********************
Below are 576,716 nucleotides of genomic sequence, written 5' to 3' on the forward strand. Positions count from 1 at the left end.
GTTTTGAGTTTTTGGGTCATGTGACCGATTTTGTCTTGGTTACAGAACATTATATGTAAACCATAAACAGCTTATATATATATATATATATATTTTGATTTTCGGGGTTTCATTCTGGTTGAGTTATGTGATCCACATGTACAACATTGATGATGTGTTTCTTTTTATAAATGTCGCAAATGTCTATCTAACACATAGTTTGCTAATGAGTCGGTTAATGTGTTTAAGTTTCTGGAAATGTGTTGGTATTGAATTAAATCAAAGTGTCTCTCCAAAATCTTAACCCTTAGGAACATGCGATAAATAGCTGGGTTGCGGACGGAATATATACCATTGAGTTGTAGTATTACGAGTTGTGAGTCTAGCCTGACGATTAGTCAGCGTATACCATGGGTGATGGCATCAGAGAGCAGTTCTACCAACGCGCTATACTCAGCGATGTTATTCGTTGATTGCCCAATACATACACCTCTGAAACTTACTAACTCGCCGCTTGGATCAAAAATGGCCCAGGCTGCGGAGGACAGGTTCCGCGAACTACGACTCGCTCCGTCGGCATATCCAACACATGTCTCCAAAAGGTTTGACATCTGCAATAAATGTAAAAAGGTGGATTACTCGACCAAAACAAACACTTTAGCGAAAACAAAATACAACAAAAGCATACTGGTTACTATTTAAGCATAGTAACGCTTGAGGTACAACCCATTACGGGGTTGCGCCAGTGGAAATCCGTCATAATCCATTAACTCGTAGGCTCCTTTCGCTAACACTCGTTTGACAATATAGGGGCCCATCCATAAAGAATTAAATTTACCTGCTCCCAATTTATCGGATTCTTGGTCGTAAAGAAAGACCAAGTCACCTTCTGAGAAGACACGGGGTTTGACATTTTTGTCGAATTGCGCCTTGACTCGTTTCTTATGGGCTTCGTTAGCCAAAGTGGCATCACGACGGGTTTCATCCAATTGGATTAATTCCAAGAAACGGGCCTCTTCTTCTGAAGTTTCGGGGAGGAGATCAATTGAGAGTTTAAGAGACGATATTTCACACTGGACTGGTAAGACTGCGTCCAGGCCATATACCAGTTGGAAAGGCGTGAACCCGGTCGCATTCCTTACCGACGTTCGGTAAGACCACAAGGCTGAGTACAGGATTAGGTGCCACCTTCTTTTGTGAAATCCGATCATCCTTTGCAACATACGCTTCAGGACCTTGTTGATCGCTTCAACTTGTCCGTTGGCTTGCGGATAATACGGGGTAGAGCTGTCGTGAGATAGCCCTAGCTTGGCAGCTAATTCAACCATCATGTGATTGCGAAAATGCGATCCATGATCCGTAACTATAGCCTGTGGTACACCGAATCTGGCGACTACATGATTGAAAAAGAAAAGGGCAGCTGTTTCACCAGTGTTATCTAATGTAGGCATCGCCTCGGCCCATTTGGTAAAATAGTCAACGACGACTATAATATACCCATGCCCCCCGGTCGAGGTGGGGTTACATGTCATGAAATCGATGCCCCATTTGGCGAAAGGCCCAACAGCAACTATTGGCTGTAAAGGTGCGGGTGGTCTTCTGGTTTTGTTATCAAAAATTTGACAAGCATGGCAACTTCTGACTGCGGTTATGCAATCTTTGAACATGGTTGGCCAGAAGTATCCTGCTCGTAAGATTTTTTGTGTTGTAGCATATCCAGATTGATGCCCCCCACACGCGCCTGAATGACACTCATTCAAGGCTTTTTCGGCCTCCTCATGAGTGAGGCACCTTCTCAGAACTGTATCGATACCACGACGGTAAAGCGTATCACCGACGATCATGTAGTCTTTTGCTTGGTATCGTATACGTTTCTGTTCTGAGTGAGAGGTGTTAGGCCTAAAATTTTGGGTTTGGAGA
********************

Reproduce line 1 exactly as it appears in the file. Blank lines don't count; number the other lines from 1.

Below are 576,716 nucleotides of genomic sequence, written 5' to 3' on the forward strand. Positions count from 1 at the left end.